FDA approves $2M medicine, most expensive ever

This photo provided by Novartis shows Zolgensma, the one-time gene therapy that will cost $2.125 million US to treat a rare condition called spinal muscular atrophy. (Novartis/Associated Press)

U.S. regulators have approved the most expensive medicine ever, for a disorder that destroys a baby’s muscle control and kills nearly all of those with the most common variant of the disease within a couple years.

The treatment is priced at $2.125 million US. Out-of-pocket costs for patients will vary based on insurance coverage.

The gene therapy, developed by Novartis, treats a rare condition called spinal muscular atrophy, which strikes about 400 babies born in the U.S. each year.

The U.S. Food and Drug Administration on Friday approved the drug, called Zolgensma, for all children under age 2 who are confirmed by a genetic test to have any of the four types of the disease.

The therapy, a one-time infusion that takes about an hour, will be available within two weeks.

Novartis said it will let insurers make payments over five years, at $425,000 per year, and will give partial rebates if the drug doesn’t work.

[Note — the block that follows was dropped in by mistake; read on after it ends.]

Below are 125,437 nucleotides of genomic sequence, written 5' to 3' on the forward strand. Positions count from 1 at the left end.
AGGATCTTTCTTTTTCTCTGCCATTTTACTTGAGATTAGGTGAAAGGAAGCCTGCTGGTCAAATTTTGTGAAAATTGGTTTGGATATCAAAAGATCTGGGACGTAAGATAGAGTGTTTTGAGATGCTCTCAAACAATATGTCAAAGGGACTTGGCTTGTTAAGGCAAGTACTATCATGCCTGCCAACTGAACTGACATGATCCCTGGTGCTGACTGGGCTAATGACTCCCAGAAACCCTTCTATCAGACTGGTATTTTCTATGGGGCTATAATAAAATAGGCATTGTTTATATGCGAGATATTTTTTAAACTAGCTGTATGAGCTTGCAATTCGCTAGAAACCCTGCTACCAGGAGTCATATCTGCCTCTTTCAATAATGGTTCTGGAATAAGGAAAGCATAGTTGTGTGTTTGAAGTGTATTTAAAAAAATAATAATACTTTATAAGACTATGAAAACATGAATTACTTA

The one other treatment for the disease approved in the U.S., called Spinraza, is not a one-time injection. Instead, it must be given every four months after initial treatment. Biogen, Spinraza’s maker, charges a list price of $750,000 for the first year and then $350,000 per year after that.

In patient testing, babies with the most severe form of the disease who got the treatment within 6 months of birth had limited muscle problems. Those who got the treatment earliest did best.

Rebecca Van Fraassen’s family is just one many advocating for government help in paying for treatments for rare diseases, some of which can reach above $1 million per year. 2:47

Babies given Zolgensma after six months stopped losing muscle control, but the medicine was unable to reverse damage already done.

Novartis has been working with states to get genetic testing for newborns required at birth and expects most states will have that requirement by next year.

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